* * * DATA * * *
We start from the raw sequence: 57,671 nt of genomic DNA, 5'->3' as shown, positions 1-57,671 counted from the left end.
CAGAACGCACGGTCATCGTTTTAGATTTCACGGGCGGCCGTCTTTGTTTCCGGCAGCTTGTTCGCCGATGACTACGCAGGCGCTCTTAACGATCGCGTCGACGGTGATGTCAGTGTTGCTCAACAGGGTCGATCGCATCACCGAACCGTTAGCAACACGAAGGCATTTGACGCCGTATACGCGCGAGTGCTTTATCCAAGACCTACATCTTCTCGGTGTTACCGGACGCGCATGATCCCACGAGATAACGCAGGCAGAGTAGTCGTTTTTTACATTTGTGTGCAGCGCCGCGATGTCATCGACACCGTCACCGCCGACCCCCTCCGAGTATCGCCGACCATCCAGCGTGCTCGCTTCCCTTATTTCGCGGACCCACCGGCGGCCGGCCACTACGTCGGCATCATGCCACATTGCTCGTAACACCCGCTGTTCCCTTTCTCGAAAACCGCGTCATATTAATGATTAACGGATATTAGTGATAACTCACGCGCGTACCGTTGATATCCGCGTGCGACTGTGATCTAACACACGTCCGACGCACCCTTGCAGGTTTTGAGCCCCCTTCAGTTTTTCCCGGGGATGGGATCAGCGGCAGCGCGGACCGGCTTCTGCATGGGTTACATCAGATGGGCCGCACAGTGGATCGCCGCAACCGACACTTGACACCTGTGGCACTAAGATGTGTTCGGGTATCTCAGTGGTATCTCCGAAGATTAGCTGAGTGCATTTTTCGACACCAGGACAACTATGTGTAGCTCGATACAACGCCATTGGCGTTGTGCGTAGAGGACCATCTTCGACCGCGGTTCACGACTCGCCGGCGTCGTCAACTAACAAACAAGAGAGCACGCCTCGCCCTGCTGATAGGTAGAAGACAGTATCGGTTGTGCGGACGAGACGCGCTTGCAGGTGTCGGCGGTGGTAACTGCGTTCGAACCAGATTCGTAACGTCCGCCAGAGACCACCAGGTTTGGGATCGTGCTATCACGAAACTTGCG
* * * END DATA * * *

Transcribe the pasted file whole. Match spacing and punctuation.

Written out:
We start from the raw sequence: 57,671 nt of genomic DNA, 5'->3' as shown, positions 1-57,671 counted from the left end.
CAGAACGCACGGTCATCGTTTTAGATTTCACGGGCGGCCGTCTTTGTTTCCGGCAGCTTGTTCGCCGATGACTACGCAGGCGCTCTTAACGATCGCGTCGACGGTGATGTCAGTGTTGCTCAACAGGGTCGATCGCATCACCGAACCGTTAGCAACACGAAGGCATTTGACGCCGTATACGCGCGAGTGCTTTATCCAAGACCTACATCTTCTCGGTGTTACCGGACGCGCATGATCCCACGAGATAACGCAGGCAGAGTAGTCGTTTTTTACATTTGTGTGCAGCGCCGCGATGTCATCGACACCGTCACCGCCGACCCCCTCCGAGTATCGCCGACCATCCAGCGTGCTCGCTTCCCTTATTTCGCGGACCCACCGGCGGCCGGCCACTACGTCGGCATCATGCCACATTGCTCGTAACACCCGCTGTTCCCTTTCTCGAAAACCGCGTCATATTAATGATTAACGGATATTAGTGATAACTCACGCGCGTACCGTTGATATCCGCGTGCGACTGTGATCTAACACACGTCCGACGCACCCTTGCAGGTTTTGAGCCCCCTTCAGTTTTTCCCGGGGATGGGATCAGCGGCAGCGCGGACCGGCTTCTGCATGGGTTACATCAGATGGGCCGCACAGTGGATCGCCGCAACCGACACTTGACACCTGTGGCACTAAGATGTGTTCGGGTATCTCAGTGGTATCTCCGAAGATTAGCTGAGTGCATTTTTCGACACCAGGACAACTATGTGTAGCTCGATACAACGCCATTGGCGTTGTGCGTAGAGGACCATCTTCGACCGCGGTTCACGACTCGCCGGCGTCGTCAACTAACAAACAAGAGAGCACGCCTCGCCCTGCTGATAGGTAGAAGACAGTATCGGTTGTGCGGACGAGACGCGCTTGCAGGTGTCGGCGGTGGTAACTGCGTTCGAACCAGATTCGTAACGTCCGCCAGAGACCACCAGGTTTGGGATCGTGCTATCACGAAACTTGCG